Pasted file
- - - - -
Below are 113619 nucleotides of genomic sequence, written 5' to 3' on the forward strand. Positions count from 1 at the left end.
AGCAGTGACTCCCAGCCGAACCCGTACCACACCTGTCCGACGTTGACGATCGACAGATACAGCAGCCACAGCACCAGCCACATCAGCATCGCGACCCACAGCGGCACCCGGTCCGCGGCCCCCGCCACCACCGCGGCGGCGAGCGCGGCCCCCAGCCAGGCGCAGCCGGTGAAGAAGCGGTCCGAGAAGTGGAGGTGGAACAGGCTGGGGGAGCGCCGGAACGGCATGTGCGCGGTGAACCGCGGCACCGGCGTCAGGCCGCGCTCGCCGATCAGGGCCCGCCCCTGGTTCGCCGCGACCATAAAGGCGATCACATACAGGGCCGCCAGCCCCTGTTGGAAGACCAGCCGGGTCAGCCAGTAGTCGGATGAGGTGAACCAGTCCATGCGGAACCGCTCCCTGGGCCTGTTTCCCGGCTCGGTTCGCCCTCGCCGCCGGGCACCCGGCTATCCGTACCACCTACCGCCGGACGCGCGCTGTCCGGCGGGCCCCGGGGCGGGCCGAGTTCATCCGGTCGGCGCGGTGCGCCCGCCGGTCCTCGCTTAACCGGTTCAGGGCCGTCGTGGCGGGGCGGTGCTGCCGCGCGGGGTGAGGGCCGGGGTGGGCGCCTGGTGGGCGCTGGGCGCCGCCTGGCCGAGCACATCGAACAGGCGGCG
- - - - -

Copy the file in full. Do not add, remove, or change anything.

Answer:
Below are 113619 nucleotides of genomic sequence, written 5' to 3' on the forward strand. Positions count from 1 at the left end.
AGCAGTGACTCCCAGCCGAACCCGTACCACACCTGTCCGACGTTGACGATCGACAGATACAGCAGCCACAGCACCAGCCACATCAGCATCGCGACCCACAGCGGCACCCGGTCCGCGGCCCCCGCCACCACCGCGGCGGCGAGCGCGGCCCCCAGCCAGGCGCAGCCGGTGAAGAAGCGGTCCGAGAAGTGGAGGTGGAACAGGCTGGGGGAGCGCCGGAACGGCATGTGCGCGGTGAACCGCGGCACCGGCGTCAGGCCGCGCTCGCCGATCAGGGCCCGCCCCTGGTTCGCCGCGACCATAAAGGCGATCACATACAGGGCCGCCAGCCCCTGTTGGAAGACCAGCCGGGTCAGCCAGTAGTCGGATGAGGTGAACCAGTCCATGCGGAACCGCTCCCTGGGCCTGTTTCCCGGCTCGGTTCGCCCTCGCCGCCGGGCACCCGGCTATCCGTACCACCTACCGCCGGACGCGCGCTGTCCGGCGGGCCCCGGGGCGGGCCGAGTTCATCCGGTCGGCGCGGTGCGCCCGCCGGTCCTCGCTTAACCGGTTCAGGGCCGTCGTGGCGGGGCGGTGCTGCCGCGCGGGGTGAGGGCCGGGGTGGGCGCCTGGTGGGCGCTGGGCGCCGCCTGGCCGAGCACATCGAACAGGCGGCG